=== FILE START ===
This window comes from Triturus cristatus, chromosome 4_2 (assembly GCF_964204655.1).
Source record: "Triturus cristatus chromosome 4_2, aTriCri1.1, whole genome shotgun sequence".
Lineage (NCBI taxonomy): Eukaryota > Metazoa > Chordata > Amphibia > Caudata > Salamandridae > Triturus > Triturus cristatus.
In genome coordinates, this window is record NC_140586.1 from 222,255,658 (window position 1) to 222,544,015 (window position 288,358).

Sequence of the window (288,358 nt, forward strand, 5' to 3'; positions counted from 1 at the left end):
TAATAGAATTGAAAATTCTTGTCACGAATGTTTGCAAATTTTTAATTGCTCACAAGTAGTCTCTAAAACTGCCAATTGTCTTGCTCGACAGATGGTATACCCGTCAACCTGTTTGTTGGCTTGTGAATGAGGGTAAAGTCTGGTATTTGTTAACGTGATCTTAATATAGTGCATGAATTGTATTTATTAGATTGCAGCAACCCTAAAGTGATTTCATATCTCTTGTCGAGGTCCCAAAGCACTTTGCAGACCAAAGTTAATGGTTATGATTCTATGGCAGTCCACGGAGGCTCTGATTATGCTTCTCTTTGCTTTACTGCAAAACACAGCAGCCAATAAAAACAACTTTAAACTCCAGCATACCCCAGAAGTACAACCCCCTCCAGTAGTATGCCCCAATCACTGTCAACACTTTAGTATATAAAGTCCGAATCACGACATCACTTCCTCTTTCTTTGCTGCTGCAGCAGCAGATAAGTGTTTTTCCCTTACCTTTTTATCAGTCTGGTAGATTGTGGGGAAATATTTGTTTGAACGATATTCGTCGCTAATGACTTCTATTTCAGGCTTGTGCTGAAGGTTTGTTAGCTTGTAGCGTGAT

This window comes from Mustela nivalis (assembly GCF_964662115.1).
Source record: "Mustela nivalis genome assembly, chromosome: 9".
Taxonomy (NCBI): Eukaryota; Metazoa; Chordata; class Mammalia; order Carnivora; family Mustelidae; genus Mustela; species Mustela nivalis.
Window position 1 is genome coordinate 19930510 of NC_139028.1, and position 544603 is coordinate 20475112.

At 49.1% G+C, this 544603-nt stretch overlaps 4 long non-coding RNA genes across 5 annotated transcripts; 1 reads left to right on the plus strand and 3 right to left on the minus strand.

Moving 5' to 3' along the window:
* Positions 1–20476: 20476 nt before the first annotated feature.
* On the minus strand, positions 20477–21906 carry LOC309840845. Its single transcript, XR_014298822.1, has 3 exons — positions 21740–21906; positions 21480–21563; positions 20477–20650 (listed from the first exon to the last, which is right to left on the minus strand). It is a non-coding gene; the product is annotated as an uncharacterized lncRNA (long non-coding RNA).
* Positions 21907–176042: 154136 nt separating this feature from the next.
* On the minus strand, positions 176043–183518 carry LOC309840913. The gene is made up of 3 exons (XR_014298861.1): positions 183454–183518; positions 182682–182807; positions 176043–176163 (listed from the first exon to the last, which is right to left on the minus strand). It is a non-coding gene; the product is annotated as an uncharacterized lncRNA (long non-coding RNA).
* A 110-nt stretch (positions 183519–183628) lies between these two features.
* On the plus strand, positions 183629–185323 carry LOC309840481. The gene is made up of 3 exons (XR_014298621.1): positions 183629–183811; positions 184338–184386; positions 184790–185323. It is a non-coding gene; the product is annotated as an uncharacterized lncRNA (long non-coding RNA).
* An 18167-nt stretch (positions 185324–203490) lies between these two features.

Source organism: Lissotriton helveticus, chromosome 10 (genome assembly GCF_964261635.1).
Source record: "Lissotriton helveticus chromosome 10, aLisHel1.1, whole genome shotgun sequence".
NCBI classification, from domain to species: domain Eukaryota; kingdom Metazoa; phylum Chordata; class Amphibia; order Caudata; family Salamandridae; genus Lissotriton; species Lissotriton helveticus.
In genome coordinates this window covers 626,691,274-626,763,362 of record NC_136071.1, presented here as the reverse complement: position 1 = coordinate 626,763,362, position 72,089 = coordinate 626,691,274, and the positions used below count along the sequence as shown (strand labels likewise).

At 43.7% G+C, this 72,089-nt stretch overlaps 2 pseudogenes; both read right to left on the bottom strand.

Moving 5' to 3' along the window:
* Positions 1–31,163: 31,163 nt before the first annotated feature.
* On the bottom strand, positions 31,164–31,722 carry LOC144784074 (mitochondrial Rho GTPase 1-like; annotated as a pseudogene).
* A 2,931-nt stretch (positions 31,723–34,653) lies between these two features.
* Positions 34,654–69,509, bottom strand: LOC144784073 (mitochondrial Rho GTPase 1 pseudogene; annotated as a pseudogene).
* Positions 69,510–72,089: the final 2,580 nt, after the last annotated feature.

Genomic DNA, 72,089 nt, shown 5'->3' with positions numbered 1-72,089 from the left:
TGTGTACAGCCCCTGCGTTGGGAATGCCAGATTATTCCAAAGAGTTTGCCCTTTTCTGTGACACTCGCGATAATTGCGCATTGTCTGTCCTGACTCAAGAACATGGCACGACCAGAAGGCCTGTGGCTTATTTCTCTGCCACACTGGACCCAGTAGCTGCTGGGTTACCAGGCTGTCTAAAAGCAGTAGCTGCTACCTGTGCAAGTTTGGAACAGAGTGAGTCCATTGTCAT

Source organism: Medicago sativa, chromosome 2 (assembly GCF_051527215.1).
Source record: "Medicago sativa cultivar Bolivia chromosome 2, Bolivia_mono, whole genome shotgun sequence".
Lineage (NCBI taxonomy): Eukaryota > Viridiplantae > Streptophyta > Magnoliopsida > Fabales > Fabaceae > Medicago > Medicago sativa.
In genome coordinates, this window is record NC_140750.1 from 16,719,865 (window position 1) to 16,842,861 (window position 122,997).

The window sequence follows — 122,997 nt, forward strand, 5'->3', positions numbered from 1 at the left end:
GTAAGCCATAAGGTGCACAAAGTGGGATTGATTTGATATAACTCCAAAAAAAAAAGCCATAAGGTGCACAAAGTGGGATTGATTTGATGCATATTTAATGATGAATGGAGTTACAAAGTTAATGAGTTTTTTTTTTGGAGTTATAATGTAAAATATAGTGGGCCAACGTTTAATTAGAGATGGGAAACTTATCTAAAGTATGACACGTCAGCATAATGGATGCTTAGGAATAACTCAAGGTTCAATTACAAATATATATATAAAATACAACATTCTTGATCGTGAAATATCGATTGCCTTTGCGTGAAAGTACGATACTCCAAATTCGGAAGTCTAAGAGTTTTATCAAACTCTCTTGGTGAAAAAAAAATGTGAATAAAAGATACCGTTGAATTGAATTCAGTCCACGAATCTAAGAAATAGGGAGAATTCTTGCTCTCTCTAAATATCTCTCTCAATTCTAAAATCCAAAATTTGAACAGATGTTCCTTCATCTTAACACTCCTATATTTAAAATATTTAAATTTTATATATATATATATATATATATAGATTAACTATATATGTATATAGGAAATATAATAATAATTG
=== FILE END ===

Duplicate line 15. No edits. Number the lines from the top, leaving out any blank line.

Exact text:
* Positions 21907–176042: 154136 nt separating this feature from the next.